The brakes now work extremely well & are now  capable of stopping the car within a reasonable distance. I have not fully tested them  but an emergency stop pulls this heavy  car up smoothly & in a straight line.

The braking system is a twin circuit hydraulic which operates on  four x  four piston calipers. The dual pipe system is fed from a tandem master cylinder mounted on the inner wing on the drivers side close to the fluid reservoir.There are ventilated discs on all four wheels with a cable operated  handbrake on a set of handbrake shoes  inside a drum disc arrangement at the rear wheels. Assistance to stop this heavy car is provided by a Bonaldi servo on the firewall close to the master cylinder & fluid reservoir.

The Bonaldi servo vacuum is fed by a reinforced tube from a vacuum  pump driven directly via a key off the  front end of the  inlet valve camshaft  on the left cylinder bank.

The braking system  was functional  but after examining the brake pipes & other components I am not sure how.

The calipers were not attached to the hubs with the correct bolts & three of them were bolted in place with a threaded bolt & string of 7 or 8 washers. The brake fluid that I drained from the system was like dirty water & clearly  had not been changed for many years.The pads were almost down to the metal backing  & I am glad I took it  really easy on my drive home.

The ATE  calipers were in a poor state  & required a total rebuild. Overhaul kits & new caliper pistons are readily available from ATE brake equipment specialists in the UK. The calipers were completely dismantled & the external & non-functional surfaces bead blasted. All fluid passages & piston bores were occluded prior to electroless nickel plating the units.These are the four completely overhauled calipers prior to refitting . A complete overhaul of the whole system was needed as I was taking no chances with a near two ton 150mph motor car. 

The  brake pipes were so badly  corroded they required replacement and  an off the shelf set was not available.. I made a new set of pipes of copper nickel alloy using a specialist pipe flaring tool & a pipe bender.Tighter curves around suitably size tool sockets. Each  brake was removed & labelled  & a new replacement was made. Replacing the  pipes in the engine bay with no engine in place was  relatively simple.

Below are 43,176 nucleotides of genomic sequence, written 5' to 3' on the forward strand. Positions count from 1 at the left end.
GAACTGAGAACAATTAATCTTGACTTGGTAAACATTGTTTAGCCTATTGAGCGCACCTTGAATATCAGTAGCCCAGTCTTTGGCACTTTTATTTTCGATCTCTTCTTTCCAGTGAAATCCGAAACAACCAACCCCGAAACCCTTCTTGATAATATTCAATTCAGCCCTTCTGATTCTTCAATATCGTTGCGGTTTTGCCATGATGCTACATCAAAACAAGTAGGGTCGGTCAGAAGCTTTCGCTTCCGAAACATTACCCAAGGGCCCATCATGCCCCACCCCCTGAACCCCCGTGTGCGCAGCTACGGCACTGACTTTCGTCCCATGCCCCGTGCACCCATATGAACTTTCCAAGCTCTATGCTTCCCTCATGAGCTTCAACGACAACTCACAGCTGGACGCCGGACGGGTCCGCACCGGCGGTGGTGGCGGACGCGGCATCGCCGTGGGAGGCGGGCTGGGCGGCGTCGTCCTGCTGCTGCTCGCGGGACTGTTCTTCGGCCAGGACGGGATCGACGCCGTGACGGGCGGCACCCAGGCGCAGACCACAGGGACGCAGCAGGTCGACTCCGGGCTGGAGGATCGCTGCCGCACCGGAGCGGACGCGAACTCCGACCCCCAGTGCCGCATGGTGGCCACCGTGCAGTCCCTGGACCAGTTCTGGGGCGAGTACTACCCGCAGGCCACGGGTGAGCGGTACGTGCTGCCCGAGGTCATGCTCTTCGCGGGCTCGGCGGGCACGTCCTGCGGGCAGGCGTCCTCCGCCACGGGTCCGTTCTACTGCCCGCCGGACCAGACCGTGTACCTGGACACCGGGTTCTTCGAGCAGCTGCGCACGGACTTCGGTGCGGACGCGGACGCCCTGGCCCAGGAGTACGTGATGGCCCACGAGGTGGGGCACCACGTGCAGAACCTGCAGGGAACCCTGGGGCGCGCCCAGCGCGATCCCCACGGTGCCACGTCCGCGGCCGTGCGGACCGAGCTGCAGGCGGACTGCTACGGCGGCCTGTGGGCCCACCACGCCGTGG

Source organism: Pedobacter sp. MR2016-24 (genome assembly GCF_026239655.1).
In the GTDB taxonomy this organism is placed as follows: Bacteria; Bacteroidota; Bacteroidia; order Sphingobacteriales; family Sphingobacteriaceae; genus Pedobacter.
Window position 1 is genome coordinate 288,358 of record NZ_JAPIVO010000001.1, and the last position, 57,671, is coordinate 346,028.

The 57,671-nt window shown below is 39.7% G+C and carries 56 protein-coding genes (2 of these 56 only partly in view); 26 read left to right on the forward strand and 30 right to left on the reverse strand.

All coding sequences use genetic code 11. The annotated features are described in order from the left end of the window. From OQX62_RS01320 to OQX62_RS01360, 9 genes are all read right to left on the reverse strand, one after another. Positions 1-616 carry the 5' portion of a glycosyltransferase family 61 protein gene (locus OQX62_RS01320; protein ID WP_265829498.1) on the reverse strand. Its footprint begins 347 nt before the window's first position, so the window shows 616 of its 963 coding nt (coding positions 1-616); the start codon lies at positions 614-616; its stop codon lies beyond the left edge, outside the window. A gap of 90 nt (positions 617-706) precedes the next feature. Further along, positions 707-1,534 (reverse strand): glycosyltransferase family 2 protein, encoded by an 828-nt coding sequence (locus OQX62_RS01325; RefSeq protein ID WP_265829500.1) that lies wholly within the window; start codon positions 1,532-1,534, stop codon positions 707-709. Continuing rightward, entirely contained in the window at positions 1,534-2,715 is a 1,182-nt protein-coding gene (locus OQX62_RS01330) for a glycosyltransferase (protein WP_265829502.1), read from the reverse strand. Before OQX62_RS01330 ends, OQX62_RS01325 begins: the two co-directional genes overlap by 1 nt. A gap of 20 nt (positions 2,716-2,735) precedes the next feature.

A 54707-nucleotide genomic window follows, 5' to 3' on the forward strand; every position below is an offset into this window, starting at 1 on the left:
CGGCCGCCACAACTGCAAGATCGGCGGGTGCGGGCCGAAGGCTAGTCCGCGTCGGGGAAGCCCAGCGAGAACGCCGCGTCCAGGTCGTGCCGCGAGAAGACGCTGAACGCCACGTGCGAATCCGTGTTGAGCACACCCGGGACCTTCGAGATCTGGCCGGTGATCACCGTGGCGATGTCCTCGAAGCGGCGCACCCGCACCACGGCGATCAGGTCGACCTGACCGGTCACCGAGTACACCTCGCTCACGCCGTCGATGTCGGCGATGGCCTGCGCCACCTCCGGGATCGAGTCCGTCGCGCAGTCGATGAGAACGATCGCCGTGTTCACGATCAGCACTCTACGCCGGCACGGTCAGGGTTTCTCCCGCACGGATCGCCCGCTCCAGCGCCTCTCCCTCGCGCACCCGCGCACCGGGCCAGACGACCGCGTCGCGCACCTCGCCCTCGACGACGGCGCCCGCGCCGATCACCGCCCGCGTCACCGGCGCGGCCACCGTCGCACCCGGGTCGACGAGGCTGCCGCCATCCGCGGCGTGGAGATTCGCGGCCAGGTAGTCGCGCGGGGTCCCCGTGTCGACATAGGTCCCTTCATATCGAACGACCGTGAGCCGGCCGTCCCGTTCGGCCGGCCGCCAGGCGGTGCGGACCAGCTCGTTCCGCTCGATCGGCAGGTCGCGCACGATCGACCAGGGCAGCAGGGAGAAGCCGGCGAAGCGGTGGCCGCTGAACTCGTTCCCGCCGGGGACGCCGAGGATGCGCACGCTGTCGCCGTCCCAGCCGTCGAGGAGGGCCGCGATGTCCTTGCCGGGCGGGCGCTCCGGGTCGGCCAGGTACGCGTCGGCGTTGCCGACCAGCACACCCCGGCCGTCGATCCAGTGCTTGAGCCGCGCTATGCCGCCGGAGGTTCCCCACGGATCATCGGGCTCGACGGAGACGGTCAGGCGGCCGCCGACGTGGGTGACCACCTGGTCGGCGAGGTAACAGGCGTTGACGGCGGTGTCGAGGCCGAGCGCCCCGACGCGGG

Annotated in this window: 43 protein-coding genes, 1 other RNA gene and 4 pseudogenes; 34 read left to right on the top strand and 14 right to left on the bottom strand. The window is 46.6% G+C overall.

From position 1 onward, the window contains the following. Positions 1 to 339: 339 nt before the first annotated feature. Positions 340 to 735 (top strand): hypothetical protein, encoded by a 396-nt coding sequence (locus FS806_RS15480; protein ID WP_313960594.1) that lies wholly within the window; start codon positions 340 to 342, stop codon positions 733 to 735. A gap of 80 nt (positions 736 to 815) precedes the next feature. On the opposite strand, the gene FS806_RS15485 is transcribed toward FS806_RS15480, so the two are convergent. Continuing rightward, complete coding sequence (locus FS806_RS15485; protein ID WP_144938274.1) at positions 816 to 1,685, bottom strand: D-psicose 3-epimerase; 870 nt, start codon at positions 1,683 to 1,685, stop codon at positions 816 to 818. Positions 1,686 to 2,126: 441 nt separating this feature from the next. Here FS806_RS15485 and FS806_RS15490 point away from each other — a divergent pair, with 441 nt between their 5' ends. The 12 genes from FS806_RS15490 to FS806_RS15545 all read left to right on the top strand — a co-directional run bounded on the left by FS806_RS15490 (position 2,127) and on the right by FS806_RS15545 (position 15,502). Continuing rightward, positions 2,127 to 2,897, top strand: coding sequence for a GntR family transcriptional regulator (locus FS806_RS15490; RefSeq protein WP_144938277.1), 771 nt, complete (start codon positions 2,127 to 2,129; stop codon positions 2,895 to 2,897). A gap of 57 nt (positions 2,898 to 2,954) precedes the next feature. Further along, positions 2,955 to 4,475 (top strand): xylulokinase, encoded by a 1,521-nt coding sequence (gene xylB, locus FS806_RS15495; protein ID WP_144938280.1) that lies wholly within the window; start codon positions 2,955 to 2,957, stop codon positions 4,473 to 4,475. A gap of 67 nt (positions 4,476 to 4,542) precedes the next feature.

Replacing the two long brake pipes from the master cylinder to the rear which travelled the length of the car in the sill beneath the driver side was a difficult task. Removing the original pipe after attaching  a length of flexible wire so it would be possible to pull the new pipes through.The narrow channel also contained the fuel return breather hose so threading the brake pipes  front to back was tight squeeze.

This is the top section of the handbrake lever assembly which operates a pair of handbrake shoes on a special disc/drum  assembly by a single cable running between both rear wheels. The existing system was completely seized  so  it was surprising that a car with a totally defective handbrake was able to achieve an MOT standard. After reassembly the handbrake is fully able to reach the requires level but it is not the most efficient arrangement.

The rear brake pressure limiters have clearly seen better days. They are positioned well out of  in the chassis close to the differential & are not in view at all. The outer case of one unit was broken & the limiter was  held on by the brake pipes alone ¬ bolted in place.There are no user serviceable parts in these ATE limiters  but I  pleasantly  surprised to source two  new units from Ferrari UK.

The brake master cylinder was removed, stripped down &all seals were replaced as the bore & piston was in excellent condition with no visible score marks

A classic  car that stands around for a significant period of time should have the fluid changed regularly as it is hygroscopic & absorbs much water over time.

The state of the brake system components & the very old brake fluid was a real let down & I do not believe the system was working anywhere near capacity. An expert garage supposedly maintaining this car had left the braking system almost untouched over many years .It appeared that their service was limited to  regular oil changes & not that much else.


Copyright© 2013-Ian Levy